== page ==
South Korea Offers Tax Breaks to Revive Flagging Home Sales
South Korea will give tax breaks to home buyers and cut borrowing costs as the government seeks to revive home sales that tumbled to the lowest level since 2006, threatening a rebound in Asia’s fourth-largest economy.
First-time home-buyers with annual income less than 60 million won ($53,900) will be exempted this year from taxes on property purchases worth no more than 10 times their salary, according to a government statement. Multiple-home owners will see rules relaxed on capital-gains taxes.
The measures, which require parliamentary approval, are aimed at reversing a housing slump that Land Minister Suh Seoung Hwan says has gone on for too long. South Korea’s government last week cut its growth forecast to 2.3 percent this year from December’s 3 percent, and said they’ll unveil a supplementary budget soon.
“The government did pretty much everything they can to deregulate and make it easy for home transactions to increase,” said Jean Lim, an economist at Korea Institute of Finance. “Sales will go up in the short-term.”
Transactions fell 14 percent to 47,288 in February, the least for that month in seven years, according to the land ministry. Prices are also sliding, with values in Seoul lower than any time since March 2008. January’s total of 27,070 home transactions was the second-lowest for any month dating back to 2006, when the data was first released, land ministry data show.
While Asian neighbors wrestle with housing costs propelled by higher incomes and inflows of capital, in South Korea a household-debt binge is constraining mortgage borrowing. Household credit climbed to a record 959.4 trillion won at the end of last year.
Other measures announced today including a move to lower borrowing costs on state-supported loans to between 3.3 percent and 3.5 percent, down from 3.8 percent. The government will help refinance debt for some people facing credit default.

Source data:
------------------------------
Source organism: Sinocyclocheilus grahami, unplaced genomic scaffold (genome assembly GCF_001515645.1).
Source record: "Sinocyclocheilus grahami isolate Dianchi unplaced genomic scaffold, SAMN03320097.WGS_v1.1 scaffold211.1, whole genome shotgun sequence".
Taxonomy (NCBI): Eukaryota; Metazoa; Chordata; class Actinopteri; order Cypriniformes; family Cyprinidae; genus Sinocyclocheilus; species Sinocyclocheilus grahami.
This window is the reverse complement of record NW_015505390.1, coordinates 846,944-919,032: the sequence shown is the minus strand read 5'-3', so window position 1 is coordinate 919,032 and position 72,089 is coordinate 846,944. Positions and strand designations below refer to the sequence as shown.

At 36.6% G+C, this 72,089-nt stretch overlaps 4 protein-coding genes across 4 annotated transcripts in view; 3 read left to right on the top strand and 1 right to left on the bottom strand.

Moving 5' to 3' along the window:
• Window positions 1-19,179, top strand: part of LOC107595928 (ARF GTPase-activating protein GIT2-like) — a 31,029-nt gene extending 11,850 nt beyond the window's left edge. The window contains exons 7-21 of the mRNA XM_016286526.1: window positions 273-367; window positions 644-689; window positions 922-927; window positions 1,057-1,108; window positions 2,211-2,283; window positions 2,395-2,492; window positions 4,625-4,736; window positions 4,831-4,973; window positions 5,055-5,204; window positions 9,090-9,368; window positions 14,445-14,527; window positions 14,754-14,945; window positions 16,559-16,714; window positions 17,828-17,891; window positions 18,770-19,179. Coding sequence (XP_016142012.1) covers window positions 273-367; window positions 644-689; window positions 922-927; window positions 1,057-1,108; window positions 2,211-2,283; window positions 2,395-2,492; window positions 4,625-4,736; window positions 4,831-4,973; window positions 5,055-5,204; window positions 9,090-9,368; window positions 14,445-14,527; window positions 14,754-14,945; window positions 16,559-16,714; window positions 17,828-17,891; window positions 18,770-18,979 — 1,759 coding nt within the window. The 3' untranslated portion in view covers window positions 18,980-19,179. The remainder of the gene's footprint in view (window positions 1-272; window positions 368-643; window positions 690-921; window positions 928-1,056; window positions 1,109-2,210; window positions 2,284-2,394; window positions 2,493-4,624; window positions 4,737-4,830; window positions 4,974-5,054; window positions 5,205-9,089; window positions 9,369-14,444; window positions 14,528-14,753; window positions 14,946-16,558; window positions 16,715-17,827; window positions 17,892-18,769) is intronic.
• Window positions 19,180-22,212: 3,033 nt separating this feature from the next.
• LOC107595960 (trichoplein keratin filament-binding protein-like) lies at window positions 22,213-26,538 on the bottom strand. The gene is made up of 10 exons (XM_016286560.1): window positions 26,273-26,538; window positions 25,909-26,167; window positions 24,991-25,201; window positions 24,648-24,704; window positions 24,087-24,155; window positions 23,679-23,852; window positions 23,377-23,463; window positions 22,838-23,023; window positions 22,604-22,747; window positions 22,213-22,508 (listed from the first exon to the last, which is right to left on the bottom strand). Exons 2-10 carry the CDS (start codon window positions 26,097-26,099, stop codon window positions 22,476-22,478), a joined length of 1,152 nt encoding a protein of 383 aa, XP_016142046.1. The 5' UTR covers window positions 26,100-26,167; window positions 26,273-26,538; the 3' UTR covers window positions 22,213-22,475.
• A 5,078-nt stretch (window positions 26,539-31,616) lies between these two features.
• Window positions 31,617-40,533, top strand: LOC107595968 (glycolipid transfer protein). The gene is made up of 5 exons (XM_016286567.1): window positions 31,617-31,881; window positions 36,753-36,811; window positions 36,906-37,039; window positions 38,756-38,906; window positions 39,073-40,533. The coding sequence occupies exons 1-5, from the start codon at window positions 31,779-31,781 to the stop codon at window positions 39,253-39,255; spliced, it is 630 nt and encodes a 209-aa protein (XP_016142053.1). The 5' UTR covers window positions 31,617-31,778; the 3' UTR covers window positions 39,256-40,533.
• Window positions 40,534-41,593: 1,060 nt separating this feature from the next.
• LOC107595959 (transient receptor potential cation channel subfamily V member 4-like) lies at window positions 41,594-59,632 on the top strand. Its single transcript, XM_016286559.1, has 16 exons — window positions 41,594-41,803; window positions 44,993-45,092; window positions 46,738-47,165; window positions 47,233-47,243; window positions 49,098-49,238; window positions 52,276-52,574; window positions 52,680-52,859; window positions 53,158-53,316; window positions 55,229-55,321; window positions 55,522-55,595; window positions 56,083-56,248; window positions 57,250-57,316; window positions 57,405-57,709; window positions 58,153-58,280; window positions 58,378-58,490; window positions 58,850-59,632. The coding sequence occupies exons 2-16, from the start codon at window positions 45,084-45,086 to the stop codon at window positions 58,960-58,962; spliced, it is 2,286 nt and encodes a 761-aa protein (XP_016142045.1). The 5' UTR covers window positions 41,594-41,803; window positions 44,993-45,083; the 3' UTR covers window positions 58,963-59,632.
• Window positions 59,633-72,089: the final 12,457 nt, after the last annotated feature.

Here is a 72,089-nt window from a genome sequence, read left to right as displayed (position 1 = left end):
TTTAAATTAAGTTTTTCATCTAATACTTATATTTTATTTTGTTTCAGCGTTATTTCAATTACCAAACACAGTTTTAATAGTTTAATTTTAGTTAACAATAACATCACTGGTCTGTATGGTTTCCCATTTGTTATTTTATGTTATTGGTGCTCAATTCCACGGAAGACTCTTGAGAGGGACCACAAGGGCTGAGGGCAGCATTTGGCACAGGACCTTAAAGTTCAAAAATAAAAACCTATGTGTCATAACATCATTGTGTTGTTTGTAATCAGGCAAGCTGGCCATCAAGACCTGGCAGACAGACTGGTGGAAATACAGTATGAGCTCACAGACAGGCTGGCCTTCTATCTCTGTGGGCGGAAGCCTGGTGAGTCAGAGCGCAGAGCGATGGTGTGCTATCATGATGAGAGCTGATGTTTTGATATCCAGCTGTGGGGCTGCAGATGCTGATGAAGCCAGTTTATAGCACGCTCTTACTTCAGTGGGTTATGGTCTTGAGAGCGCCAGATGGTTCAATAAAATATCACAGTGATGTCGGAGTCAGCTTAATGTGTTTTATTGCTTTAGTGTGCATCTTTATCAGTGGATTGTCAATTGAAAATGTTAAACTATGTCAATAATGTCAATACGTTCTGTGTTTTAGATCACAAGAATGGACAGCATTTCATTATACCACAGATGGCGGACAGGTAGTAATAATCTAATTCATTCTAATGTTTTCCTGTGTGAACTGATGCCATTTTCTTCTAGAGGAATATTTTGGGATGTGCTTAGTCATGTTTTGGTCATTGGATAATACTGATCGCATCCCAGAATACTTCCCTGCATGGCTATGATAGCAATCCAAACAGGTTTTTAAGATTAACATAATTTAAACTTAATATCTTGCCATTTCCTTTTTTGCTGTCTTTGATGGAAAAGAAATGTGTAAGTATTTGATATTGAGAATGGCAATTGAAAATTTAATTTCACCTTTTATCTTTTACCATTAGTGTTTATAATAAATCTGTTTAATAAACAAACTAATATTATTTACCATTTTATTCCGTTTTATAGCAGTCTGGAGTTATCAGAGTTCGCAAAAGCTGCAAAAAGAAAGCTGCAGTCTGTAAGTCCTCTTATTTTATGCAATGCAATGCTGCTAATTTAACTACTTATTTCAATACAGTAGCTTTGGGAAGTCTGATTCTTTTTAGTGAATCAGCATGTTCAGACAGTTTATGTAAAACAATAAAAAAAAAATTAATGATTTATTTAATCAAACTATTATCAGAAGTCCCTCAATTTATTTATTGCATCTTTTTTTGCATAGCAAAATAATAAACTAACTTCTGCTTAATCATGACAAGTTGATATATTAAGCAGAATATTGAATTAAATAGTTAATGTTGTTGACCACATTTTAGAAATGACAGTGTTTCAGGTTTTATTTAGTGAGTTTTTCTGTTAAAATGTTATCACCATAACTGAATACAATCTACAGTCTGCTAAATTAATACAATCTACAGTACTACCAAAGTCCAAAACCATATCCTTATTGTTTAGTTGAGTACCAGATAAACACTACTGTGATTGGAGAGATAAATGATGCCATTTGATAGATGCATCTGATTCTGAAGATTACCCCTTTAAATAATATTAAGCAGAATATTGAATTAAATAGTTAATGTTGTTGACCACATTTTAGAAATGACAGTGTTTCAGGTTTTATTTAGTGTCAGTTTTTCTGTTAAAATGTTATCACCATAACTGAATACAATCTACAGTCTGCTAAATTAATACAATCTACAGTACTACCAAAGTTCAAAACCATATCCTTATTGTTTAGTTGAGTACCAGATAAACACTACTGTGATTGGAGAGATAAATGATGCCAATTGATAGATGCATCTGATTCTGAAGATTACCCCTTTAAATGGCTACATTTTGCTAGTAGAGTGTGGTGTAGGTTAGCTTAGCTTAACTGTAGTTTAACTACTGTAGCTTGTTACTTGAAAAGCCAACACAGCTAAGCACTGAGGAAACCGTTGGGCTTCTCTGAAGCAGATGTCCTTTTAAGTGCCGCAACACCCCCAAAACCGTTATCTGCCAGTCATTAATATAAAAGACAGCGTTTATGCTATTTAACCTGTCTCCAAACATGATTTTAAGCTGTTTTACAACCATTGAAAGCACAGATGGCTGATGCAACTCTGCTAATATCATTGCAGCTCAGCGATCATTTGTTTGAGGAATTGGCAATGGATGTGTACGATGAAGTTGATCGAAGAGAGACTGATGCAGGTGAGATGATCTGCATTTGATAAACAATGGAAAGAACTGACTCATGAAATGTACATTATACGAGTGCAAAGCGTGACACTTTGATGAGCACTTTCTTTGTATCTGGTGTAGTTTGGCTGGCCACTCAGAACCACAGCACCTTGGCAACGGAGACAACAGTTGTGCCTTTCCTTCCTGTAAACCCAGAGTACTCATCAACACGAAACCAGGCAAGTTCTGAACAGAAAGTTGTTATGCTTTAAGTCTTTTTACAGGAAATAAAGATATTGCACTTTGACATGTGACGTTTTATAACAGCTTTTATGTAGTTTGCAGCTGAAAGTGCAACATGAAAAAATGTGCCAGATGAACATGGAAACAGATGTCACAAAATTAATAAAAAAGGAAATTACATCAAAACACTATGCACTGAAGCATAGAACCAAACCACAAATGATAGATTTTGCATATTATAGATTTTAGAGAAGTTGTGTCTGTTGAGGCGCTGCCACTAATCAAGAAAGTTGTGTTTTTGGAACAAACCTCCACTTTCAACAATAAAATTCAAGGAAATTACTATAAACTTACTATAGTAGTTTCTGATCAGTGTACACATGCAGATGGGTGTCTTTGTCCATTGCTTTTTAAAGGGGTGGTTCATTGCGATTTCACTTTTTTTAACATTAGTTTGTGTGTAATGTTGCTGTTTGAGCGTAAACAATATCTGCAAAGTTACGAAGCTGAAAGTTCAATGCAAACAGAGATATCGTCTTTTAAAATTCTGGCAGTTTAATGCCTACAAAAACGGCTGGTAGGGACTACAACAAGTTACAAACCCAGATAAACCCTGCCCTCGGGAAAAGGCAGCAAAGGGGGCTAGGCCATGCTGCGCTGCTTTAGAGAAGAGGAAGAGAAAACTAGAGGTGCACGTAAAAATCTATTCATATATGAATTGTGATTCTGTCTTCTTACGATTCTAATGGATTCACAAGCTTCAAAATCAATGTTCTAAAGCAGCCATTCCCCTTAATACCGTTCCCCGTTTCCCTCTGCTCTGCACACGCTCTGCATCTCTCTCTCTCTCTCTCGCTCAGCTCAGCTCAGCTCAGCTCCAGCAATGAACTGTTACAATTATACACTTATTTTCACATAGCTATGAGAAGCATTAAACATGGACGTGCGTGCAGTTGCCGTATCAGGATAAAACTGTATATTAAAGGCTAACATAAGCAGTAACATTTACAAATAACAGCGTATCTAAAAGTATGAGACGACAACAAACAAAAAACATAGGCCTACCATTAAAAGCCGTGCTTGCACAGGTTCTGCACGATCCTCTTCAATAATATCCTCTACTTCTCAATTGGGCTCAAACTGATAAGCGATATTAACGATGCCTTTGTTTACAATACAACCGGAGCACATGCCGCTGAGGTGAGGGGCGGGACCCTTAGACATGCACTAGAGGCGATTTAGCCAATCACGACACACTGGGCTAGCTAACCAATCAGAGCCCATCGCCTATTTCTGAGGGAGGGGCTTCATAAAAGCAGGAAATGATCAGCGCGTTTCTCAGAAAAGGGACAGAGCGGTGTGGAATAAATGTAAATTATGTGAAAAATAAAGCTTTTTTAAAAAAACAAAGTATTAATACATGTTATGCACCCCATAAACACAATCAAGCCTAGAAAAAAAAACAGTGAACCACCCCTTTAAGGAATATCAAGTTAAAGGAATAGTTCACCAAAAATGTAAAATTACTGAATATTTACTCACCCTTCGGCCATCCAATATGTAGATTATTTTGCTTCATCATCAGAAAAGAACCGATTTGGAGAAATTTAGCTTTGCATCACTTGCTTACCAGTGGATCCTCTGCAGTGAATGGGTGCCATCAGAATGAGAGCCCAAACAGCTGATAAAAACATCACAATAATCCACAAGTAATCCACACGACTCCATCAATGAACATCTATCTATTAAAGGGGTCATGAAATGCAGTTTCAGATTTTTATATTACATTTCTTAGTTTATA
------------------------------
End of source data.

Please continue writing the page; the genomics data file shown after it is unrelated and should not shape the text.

“A stagnant property market may be an increasing risk to the economy, financial markets and the low-income earners if such a downturn continues,” Suh said in Seoul today. “We will help spur the recovery through tax and financial support, while deregulating some of the rules imposed earlier.”
Ruling and opposition lawmakers have agreed to reinstate a home-purchase tax cut, according to their e-mailed statement on March 17. Still, the Financial Services Commission is not considering easing debt-to-income and loan-to-value restrictions on mortgage borrowing, chairman nominee Shin Je Yoon said in parliament on March 18.
Residential house prices slipped 0.5 percent in February from a year earlier, the biggest decline since September 2009, according to data from Kookmin Bank. Prices fell 0.1 percent in February from January, an eighth straight monthly drop and the longest losing streak since 2005, even after the Bank of Korea cut benchmark borrowing costs twice last year.
“My top policy priority is a quick normalization of the property market,” Suh, the land minister, said in his inaugural speech on March 12. “Effective policy measures are in urgent need.”
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